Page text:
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>> No. 6229 Anonymous
21st February 2017
Tuesday 8:19 pm
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how do I learn to do accents as well as this guy?

http://www.youtube.com/watch?v=Fyd3VMoG3WM
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>> No. 6230 Anonymous
21st February 2017
Tuesday 10:29 pm
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>>6229
Become an impressionist.
>> No. 6231 Anonymous
22nd February 2017
Wednesday 3:11 am
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It's mostly about learning to listen to yourself. Have you ever noticed that your voice sounds weird on a recording? People are often shocked or embarrassed by what their voice actually sounds like. We tend not to pay much attention to the sounds coming out of our mouth, because we're busy concentrating on what we're about to say next. You can't use your voice effectively if you're not really listening to it, so that's what you need to practice first and foremost.

Use the voice recorder app on your phone. Start off by recording whatever comes to mind in your normal speaking voice, then listening back. Describe your day, tell an anecdote, list the contents of your fridge. Do this for a while until you're used to the sound of your own voice. Pay attention to your own speech. How would you describe your accent to a foreigner? Which sounds are most characteristic of your accent? What aspects of your voice are unique?

Listen to a recording of the accent you'd like to learn and practise imitating one short sentence at a time. Record and play back your attempt, listening carefully to each consonant and vowel sound. Hone in on any syllables that sound wrong, comparing the recording you're imitating with the recording of your own attempt. Pay attention to the movements of your mouth and tongue as you speak. Write out sentences phonetically and take notes on the patterns you identify in the accent. If you're particularly dedicated, learn the International Phonetic Alphabet.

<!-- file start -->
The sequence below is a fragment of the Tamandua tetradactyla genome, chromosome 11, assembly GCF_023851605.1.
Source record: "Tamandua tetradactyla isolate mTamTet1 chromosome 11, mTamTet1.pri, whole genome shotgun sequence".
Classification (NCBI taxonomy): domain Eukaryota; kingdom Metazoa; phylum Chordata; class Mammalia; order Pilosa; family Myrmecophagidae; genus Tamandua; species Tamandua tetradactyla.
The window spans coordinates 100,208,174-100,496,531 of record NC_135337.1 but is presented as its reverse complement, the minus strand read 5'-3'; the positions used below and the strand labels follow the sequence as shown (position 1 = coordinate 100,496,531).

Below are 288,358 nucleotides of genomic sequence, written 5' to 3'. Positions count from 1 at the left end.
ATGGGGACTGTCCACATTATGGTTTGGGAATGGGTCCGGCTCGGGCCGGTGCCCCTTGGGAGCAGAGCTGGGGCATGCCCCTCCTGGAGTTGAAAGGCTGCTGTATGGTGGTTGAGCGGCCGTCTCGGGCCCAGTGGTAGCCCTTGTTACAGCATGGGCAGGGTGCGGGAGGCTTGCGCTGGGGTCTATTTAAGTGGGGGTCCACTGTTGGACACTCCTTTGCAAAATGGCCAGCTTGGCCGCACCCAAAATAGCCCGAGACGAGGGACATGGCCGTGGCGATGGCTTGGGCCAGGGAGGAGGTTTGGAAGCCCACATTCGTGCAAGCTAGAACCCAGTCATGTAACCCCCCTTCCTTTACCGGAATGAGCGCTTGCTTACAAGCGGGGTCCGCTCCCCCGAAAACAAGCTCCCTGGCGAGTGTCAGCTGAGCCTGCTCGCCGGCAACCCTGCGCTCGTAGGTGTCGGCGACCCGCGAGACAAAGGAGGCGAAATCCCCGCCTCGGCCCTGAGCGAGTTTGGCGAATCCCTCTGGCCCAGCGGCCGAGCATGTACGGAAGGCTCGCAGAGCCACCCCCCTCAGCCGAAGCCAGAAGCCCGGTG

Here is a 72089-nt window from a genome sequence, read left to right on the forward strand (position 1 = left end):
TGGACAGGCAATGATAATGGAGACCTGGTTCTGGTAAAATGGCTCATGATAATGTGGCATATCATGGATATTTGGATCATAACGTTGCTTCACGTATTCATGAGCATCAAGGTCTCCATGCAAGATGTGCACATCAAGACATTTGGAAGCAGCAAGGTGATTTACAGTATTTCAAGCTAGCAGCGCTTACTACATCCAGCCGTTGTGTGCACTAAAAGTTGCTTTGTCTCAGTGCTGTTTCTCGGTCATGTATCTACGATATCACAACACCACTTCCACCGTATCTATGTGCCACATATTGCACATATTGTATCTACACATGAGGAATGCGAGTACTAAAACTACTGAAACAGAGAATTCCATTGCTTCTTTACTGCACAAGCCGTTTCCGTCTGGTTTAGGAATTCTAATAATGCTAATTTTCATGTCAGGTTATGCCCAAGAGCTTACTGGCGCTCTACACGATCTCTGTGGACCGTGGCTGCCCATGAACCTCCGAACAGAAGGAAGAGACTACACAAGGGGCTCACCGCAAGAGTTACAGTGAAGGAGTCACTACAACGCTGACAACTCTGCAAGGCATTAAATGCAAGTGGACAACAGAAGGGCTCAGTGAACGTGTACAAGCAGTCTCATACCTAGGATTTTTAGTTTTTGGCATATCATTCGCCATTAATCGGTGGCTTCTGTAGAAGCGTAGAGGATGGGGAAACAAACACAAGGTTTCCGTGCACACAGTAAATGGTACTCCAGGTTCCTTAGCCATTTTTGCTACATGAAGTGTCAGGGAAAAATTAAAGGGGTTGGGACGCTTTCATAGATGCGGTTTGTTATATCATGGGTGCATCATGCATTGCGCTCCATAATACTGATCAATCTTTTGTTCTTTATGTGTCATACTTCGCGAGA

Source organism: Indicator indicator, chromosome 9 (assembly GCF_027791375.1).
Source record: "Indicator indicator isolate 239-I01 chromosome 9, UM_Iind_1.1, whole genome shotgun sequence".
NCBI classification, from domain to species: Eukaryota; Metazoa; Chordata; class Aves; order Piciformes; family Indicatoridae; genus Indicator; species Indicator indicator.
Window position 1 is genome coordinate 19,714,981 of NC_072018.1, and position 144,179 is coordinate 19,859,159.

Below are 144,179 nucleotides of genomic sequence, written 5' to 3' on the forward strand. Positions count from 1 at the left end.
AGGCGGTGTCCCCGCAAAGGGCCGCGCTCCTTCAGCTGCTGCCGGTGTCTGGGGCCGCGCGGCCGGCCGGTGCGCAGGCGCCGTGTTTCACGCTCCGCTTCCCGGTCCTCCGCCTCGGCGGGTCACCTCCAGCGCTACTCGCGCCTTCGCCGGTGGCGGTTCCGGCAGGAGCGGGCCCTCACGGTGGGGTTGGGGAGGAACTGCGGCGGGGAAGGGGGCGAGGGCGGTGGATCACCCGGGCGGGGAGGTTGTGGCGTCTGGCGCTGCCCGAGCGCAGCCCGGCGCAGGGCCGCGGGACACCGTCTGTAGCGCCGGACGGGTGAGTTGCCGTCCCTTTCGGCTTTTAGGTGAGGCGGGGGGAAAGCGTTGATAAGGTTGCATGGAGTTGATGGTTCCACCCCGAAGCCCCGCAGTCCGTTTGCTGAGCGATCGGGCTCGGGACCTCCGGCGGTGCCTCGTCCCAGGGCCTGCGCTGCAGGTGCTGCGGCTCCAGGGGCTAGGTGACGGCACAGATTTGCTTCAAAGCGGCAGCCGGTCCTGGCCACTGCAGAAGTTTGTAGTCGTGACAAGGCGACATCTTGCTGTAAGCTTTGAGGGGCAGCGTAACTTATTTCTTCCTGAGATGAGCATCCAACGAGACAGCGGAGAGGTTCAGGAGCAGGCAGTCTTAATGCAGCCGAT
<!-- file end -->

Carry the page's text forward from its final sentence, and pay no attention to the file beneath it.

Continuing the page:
>> No. 6232 Anonymous
22nd February 2017
Wednesday 8:09 am
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>>6229

Study linguistics. In particular phonology. and practice the different associated sounds. Essentially there are huge differences in how different accents make sounds to say the same words that we take for granted. British English is actually amazingly varied for this in a way American accents aren't. Once you understand how the sound is differently made depending on who says it for the exact same word, you can analyses and imitate it better.


http://www.youtube.com/watch?v=1WvIwkL8oLc
>> No. 6233 Anonymous
22nd February 2017
Wednesday 9:04 am
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>>6232
>>6231
Good stuff, thanks lads.
>> No. 6234 Anonymous
22nd February 2017
Wednesday 6:35 pm
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>>6230
I've said this before, but my favourite impressionist moment was Jon Culshaw on the One Show. He was surprising a woman in a call centre by pretending to be Alan Carr. He snuck up behind her for the big reveal and the disappointment on her face when she saw it was him instead of Carr will stick with me for the rest of my life.

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